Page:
1. "Homeowners are bearing an increasing burden,” he said." Mr. Eicher fails to acknowledge that the bulk of the meals tax will be paid by the very same homeowners who have been getting slammed by unequalized property tax increases. This is a pervasive tax that will have the effect of raising the tax on myriad food items to 10%. So, it would be foolish to assume that residents won't be paying hefty additional amounts in taxes. Moreover, if 70% of the revenue goes to the schools, this tax will have no impact on reducing property taxes. Whatever remains won't be enough to put a dent in other projects the county wants to fund much less provide tax relief. In other words, this is just another in a continuing series of assaults by the BOS on residents' wallets.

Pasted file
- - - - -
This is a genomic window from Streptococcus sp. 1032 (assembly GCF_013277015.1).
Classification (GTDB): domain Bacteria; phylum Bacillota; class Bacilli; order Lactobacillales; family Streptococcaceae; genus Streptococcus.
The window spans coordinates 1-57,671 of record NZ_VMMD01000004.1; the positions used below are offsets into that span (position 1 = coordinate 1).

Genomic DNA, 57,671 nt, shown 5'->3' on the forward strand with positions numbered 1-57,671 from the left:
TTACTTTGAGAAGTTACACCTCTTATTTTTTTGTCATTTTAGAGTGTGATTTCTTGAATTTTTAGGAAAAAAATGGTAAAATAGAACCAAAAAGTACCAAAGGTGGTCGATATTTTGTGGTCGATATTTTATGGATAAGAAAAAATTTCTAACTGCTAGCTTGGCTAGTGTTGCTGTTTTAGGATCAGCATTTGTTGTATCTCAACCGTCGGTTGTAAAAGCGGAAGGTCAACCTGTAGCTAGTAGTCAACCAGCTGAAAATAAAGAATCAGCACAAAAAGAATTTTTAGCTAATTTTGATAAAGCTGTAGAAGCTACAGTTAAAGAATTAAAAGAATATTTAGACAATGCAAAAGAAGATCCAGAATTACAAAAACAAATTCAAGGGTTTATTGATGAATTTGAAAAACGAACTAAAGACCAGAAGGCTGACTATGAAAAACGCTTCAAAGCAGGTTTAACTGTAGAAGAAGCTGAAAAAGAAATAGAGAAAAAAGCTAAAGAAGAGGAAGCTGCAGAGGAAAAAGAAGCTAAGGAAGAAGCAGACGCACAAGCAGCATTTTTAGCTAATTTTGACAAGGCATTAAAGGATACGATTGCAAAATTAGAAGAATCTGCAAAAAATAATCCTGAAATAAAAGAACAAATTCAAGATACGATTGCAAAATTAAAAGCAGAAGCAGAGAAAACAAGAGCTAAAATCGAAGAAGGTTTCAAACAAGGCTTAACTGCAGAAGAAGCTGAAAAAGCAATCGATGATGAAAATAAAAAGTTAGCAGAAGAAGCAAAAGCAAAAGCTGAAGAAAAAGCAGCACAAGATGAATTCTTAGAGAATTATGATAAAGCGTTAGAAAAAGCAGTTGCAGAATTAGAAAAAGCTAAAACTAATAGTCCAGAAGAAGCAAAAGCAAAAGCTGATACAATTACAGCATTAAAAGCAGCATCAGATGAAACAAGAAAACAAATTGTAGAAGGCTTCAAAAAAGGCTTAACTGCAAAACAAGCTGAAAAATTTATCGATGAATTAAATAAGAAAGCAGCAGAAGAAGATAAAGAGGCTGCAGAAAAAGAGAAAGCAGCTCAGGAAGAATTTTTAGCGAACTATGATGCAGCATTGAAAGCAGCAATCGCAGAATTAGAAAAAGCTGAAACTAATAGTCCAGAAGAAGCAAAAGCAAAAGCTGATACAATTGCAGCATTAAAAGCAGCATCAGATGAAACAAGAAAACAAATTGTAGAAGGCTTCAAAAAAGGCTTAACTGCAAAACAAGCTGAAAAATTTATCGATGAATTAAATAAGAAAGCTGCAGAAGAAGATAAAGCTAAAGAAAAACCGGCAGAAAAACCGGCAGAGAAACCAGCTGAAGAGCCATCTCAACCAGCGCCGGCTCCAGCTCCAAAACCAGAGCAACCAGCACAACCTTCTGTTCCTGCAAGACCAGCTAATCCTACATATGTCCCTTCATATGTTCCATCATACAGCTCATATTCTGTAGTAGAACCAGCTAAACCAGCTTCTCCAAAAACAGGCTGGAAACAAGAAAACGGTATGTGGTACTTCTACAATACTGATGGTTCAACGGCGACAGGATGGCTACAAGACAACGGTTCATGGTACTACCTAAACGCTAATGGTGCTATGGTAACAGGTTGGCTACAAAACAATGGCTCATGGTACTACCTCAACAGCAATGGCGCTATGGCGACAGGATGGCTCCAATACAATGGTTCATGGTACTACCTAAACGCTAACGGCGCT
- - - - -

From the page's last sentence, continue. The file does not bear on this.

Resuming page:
1. Also the referendum language itself is biased and misleading if you are not familar with the issue. It reads "For the purpose of reducing dependence on real estate taxes.." While the meals tax would indeed provide another source of revenue to the county, passing the meals tax would not reduce anyone's real estate taxes, as many of the proponents of the meals tax and this language imply. There is absoltely no real estate tax relief tied to passage of the meals tax. Further that 30% of meals tax revenue is dedicated to three items including real estate relief is meaningless as the Board could decide to dedicate less than 1% to property tax relief and virtually all of the 30% to the other two purposes.

      And it is not "ludicrous" to expect our county officials to cut $100 million from its $4 billion budget. Only someone with no concept of the value of money would pooh pooh the reasonableness of staying within a four billion dollar budget.

      And don't forget as the county touts how a meals tax will alleviate the burden on real property owners that those same leaders just passed a $93 million real estate tax increase, raising the average FFX county homeowner's tax by $304. Now they want another $70 million from county residents via a meals tax.